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Right-wing governments have come to power in several places in Europe this year, and they are cutting back cultural subsidies. Sweden has been dealing with a changed political climate since 2006. In September 2010, the conservatives got re-elected in Sweden, and for the first time in the country’s history, an openly racist party entered Parliament [the ultra-rightwing Sweden Democrats – ed.]. The Social Democrats, who had been in power for most of the twentieth century, had their worst election in 100 years. The results came as a shock to progressive forces in general and the cultural sector in particular. Sweden’s progressive political agenda had made it an exception in the world but it is now following in the footsteps of other European countries like Denmark, France and the Netherlands, which already have conservative governments. An era is coming to an end in Sweden. Most people in the cultural sector seem perplexed about this change, but so far have refrained from publicly expressing their concerns.Sweden’s first national cultural policy was adopted in 1974, shaping the cultural landscape for decades to come. Perhaps this document could be best summarized with a phrase from the study by Ny Kulturpolitik [New Cultural Politics], a committee appointed by Parliament at the time to advise politicians ‘to help build a better environment for communities in society and contribute to equality’. That is, the cultural sector was in the service of society. At that time in Sweden, society was synonymous with the public sector. One of the aims of the cultural policy was to ‘counteract negative effects of commercialism in culture’, a statement that conservatives have always despised. In 1996, the Social Democratic government slightly revised its cultural policy. The contentious aim quoted above now read, ‘to promote cultural diversity, artistic experimentation and quality, thereby counteracting the negative effects of commercialism’.Soon after the conservative government first came to power in 2006, Minister of Culture Lena Adelsohn Liljeroth appointed the Kulturutredningen [Culture Investigation] committee, comprised of a publisher, an intended director of a granting body, an actress, an economist and a multicultural researcher, in order to revise the policy. Two years later, the committee presented a 900-page document, the first major revision since 1974. They did not suggest any radical changes but steered mandates for the cultural sector towards a market orientation. The Kulturutredningen committee proposed that the passage addressing the supposed negative effects of commercialism be removed completely. Later that year, Parliament introduced a new policy, which states that there is ‘no inherent conflict between commercial viability and artistic quality or freedom’.Yet the most significant shift was not the one towards the market. The most fundamental change to the policy is the so-called ‘briefcase model’ introduced in 2009, which aims to de-centralize cultural funding, by taking administrative and policy tasks away from the state and handing them to the provinces. The briefcase model will be implemented over the course of 2011. There are already indications that what could have become a democratization of culture, where decisions about what kinds of expressions a community wants to support are made from within, is instead going to be a deconstruction of most national structures for cultural funding, putting everyone’s cultural ambitions at risk. The large funding bodies will soon be replaced with smaller and potentially less well-funded ones. Instead of employing the leftist term ‘cultural workers’, the capitalistic ‘entrepreneur’ is the preferred word for describing what artists, singers, writers, etcetera do. The concern here is that initiatives that promote the region and generate tourism will increase at the expense of more experimental endeavours that cannot promise local councils measurable outcomes.In 2005, Maria Lind and Raimund Minichbauer published the book European Cultural Policies 2015: A Report with Scenarios on the Future of Public Funding for Contemporary Art in Europe. In her introduction, Lind predicts that in 2015, ‘art is almost completely instrumentalised [in the economic sense], regardless of whether financing is private or public. Art services either national or European interests, where it is especially useful in the construction or reinforcement of specific identities. […] Art is a desirable commercial product. It is ideal for collecting and it contributes to regional development whilst providing society with new creative employment opportunities. Visiting art museums and centres is a popular, easily digested leisure activity.’Lind was painting a bleak but conceivable vision of the not too distant future. Unfortunately, after the last election in Sweden, many arts professionals fear that her prediction will come true more than ever before. The director of Konsthall C, Kim Einarsson, claims that Lind’s prediction is already a reality. As one of the more progressive institutions in Sweden, Konsthall C hosted the symposium Mountains of Butter, Lakes of Wine in 2009, which addressed the changing conditions for funding art. It was the fifth and last part of ALMOSTREAL (2005-2008), an experimental funding project exploring artistic collaboration as an advanced form of intercultural practice that was initiated by Igor Dobričić at the European Cultural Foundation. All over Europe, funding structures are shifting rapidly, yet people in the cultural sector are rarely aware of exactly how. Scarce knowledge and wide-spread misconceptions about the current and future situation have made constructive discussions and proactive efforts difficult. Mountains of Butter, Lakes of Wine was one of the very few attempts to address these issues.The lack of attention to these changes is especially troubling in Sweden, where our cultural sector has changed from being state-funded to market-driven in less than fifteen years. It has happened so fast that those affected have not had the chance to react or find coping strategies. However, William Easton, curator and until recently director of Tensta Konsthall in Stockholm, argues that it is business as usual. In a letter to me he states: ‘The move from false consciousness to instrumentalisation, or from seeing the effects of “late capitalism” to those of “neo liberalism”, seems slight. The demand remains the same: to develop an ethics that can confront the ways in which culture, politics and the economy meld into a single, all-encompassing presence that operates within a framework of domination. The bugbear of instrumentalisation seems a de rigueur fashion statement rather than a change in exegetic inference.’In the meantime, it’s clear that everywhere in the cultural sector, people are facing difficulties in making a living and sustaining their practices. Sweden’s new policy is supportive to national heritage and vernacular cultural expressions, but pushes contemporary art forms to rely on market forces. A similar shift has already occurred in most European countries run by conservative and populist governments. In this sense, Sweden is merely becoming another country in the increasingly inward-looking European family.Johan Lundh is a curator and critic, StockholmA PDF of European Cultural Policies 2015 is available at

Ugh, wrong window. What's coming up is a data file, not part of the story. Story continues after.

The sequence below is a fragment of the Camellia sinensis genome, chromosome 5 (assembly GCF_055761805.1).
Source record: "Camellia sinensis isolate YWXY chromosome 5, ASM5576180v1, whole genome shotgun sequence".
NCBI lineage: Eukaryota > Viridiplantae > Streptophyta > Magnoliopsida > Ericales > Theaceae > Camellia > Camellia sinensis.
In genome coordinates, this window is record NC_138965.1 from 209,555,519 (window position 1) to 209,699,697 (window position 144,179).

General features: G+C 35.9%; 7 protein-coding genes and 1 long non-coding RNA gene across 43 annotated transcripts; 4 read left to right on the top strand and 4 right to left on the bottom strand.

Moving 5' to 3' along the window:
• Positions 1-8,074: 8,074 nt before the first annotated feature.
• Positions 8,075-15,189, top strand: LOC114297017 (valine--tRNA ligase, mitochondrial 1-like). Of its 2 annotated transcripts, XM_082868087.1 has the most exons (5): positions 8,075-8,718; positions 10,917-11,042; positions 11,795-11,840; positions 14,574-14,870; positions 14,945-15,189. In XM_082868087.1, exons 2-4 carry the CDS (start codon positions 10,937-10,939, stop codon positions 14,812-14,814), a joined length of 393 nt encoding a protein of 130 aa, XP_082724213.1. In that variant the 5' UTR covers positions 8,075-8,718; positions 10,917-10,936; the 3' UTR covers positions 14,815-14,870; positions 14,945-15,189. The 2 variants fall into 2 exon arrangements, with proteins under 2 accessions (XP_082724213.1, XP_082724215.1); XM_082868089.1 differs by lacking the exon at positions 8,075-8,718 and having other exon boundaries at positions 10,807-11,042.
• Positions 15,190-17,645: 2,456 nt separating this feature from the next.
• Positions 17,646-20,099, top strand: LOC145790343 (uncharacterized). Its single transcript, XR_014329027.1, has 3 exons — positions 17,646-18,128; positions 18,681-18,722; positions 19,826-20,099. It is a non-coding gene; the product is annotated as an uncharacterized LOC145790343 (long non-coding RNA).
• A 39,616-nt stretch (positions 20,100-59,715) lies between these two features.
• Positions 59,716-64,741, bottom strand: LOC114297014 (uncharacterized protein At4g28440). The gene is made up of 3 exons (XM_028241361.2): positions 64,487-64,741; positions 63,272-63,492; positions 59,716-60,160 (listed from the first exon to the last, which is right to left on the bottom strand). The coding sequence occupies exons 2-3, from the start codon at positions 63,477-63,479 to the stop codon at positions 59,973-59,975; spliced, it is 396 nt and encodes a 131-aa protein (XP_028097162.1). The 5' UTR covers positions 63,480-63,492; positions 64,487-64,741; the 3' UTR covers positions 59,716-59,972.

Johan Lundh